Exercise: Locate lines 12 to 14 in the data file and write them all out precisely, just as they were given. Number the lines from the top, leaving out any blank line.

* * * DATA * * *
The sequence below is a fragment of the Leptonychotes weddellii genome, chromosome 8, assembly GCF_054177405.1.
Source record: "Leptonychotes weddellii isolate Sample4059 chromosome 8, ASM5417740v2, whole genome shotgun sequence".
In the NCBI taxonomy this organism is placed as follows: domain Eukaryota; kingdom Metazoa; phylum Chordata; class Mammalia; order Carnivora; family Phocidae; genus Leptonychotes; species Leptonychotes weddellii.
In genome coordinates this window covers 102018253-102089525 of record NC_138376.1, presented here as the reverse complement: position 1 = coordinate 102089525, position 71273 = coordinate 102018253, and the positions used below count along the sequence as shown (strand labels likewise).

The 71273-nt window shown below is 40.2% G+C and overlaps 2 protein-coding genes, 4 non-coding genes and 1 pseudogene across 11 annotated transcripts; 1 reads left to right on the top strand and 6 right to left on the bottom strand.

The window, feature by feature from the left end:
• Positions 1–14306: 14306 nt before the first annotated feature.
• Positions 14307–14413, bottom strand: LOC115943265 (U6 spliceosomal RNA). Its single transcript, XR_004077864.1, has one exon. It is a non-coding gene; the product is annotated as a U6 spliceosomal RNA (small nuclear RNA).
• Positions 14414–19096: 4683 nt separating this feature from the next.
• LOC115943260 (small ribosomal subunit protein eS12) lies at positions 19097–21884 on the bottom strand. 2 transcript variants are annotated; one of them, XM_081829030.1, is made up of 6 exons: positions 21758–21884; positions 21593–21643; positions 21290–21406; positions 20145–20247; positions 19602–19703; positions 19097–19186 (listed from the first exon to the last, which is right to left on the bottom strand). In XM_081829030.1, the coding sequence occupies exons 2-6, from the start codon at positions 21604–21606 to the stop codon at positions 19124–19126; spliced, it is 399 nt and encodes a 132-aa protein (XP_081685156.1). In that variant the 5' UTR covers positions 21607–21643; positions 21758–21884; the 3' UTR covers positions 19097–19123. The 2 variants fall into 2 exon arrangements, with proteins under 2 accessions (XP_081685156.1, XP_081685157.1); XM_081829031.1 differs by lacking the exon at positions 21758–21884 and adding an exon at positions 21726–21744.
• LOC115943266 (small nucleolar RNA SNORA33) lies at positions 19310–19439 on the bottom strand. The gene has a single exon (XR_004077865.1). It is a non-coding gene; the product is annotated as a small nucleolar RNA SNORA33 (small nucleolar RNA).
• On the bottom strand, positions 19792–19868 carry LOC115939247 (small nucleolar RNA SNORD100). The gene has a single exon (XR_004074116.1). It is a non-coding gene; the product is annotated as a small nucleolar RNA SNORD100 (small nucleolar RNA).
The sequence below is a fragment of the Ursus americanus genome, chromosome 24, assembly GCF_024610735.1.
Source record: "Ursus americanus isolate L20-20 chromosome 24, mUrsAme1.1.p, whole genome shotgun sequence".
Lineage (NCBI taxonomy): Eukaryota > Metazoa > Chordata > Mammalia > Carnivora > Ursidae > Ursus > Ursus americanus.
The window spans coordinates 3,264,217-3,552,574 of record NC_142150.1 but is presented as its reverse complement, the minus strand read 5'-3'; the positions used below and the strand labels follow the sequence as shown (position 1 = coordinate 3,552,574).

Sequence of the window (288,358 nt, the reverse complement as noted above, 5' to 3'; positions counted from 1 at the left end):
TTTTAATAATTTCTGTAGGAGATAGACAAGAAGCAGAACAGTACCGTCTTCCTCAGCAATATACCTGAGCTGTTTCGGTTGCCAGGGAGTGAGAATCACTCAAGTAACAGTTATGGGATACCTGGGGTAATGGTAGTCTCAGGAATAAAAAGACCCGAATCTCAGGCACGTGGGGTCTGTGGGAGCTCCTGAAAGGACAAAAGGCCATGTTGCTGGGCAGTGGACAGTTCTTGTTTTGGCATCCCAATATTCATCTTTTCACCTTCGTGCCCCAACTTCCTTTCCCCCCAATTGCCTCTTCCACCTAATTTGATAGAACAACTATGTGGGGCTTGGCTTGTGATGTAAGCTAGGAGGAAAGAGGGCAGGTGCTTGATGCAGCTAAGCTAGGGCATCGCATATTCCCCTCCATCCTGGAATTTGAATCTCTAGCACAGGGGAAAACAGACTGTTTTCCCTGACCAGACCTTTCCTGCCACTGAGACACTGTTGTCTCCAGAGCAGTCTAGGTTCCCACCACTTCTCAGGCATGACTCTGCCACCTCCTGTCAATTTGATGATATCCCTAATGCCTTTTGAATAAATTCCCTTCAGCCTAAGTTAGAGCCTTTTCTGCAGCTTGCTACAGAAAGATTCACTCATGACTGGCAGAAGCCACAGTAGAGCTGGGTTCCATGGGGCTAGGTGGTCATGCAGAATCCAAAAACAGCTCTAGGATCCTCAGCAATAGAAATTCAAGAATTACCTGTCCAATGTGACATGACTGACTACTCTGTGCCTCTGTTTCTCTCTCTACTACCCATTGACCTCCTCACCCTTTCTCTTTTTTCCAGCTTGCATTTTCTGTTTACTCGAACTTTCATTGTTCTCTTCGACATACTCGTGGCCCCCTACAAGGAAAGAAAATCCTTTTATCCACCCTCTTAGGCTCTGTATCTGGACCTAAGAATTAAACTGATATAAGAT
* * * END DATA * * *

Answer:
• On the bottom strand, positions 19792–19868 carry LOC115939247 (small nucleolar RNA SNORD100). The gene has a single exon (XR_004074116.1). It is a non-coding gene; the product is annotated as a small nucleolar RNA SNORD100 (small nucleolar RNA).
The sequence below is a fragment of the Ursus americanus genome, chromosome 24, assembly GCF_024610735.1.
Source record: "Ursus americanus isolate L20-20 chromosome 24, mUrsAme1.1.p, whole genome shotgun sequence".